Nevertheless, Mr Sánchez is likely to win backing in parliament on Wednesday for a further two-week extension of the state of alert, after striking a deal with the pro-market Ciudadanos party. Under the accord, the government will look at alternatives to the measure rather than merely seeking to renew it once again.
But there is every sign that the tensions that have built up during the lockdown will remain even when the state of alert is history.
According to a poll for the ABC newspaper this week, just over 50 per cent of people believe that the government’s decisions on which regions it allows to loosen the lockdown are based primarily on political considerations. Pablo Montesinos, a leading MP in the main opposition People’s party, questions why the government publishes neither the names of the officials responsible for such decisions nor the reports that serve as their basis. He added that the protesters’ “anger at government lies and inefficiency” was legitimate but that they had to observe social distancing.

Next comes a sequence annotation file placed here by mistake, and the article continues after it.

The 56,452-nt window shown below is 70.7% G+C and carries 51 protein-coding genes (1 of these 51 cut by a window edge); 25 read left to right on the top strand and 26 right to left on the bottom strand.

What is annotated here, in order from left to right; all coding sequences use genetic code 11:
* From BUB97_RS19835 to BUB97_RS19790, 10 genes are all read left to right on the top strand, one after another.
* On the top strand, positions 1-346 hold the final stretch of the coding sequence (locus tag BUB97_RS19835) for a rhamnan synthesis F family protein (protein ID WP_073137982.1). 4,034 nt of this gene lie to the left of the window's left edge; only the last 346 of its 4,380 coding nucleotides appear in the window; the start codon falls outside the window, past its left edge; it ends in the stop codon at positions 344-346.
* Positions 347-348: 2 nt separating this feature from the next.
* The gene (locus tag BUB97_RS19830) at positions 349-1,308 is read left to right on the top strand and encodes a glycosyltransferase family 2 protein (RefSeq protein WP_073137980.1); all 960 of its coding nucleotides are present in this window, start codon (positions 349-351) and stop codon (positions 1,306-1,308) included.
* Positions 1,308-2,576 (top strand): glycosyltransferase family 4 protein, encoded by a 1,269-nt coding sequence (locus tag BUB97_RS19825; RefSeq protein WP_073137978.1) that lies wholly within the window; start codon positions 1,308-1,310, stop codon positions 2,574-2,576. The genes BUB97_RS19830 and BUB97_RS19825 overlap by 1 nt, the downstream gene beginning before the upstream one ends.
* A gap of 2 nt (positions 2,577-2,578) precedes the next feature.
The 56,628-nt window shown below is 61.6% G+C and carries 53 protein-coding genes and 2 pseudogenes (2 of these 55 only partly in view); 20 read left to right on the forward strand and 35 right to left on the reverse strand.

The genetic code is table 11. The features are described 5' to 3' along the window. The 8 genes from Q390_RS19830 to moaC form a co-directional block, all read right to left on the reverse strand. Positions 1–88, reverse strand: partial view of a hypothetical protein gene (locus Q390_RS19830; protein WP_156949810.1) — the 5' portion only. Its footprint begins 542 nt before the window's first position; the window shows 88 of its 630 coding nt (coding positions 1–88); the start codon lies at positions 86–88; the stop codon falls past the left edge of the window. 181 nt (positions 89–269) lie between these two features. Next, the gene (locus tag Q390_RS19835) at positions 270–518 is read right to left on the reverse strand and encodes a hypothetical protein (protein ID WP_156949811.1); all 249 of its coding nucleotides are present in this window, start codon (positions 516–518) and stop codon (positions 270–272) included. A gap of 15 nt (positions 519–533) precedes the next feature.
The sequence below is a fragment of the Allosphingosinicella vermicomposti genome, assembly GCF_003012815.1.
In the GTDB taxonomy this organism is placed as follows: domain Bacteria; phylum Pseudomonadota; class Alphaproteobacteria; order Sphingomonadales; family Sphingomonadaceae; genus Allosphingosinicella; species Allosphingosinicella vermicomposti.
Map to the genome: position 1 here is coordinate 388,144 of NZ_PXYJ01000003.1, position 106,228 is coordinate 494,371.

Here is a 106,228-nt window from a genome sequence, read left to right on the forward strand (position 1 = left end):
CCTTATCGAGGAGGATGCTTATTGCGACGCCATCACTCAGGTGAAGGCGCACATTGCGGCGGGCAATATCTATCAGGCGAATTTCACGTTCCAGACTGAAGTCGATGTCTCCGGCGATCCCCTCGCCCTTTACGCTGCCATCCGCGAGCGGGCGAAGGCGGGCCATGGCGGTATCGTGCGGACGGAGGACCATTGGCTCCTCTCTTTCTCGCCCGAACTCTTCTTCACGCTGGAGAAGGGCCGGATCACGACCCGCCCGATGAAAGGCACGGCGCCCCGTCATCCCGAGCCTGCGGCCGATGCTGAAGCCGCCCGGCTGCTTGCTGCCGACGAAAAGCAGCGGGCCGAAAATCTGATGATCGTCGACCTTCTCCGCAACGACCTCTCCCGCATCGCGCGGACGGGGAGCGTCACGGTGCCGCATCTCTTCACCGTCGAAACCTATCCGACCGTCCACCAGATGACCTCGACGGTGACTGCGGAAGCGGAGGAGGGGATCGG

Ms Montero, the government spokeswoman, highlighted a separate survey this week by Spain’s publicly funded Centre for Sociological Research showing overwhelming support for the country’s measures against coronavirus. But that research also indicated that the 46 per cent of the population with confidence in the government was outweighed by 48 per cent with little or no confidence.
“This crisis came to a country that was already deeply polarised and it has deepened the divisions between left and right,” said Lorenzo Bernaldo de Quirós, president of Freemarket, a Madrid-based consultancy.
At present the polls indicate that the centre-right PP has grown most in support during the lockdown as Vox has lost backing. Under new leadership Ciudadanos is shifting from solely denouncing government policy to trying to temper it. But Mr Bernaldo de Quirós argues that the political confrontation will only intensify.
“One thing is highly likely,” he said. “When the lockdown finally ends we are going to have massive protests with pots and pans by the right and huge counter-demonstrations by the left.”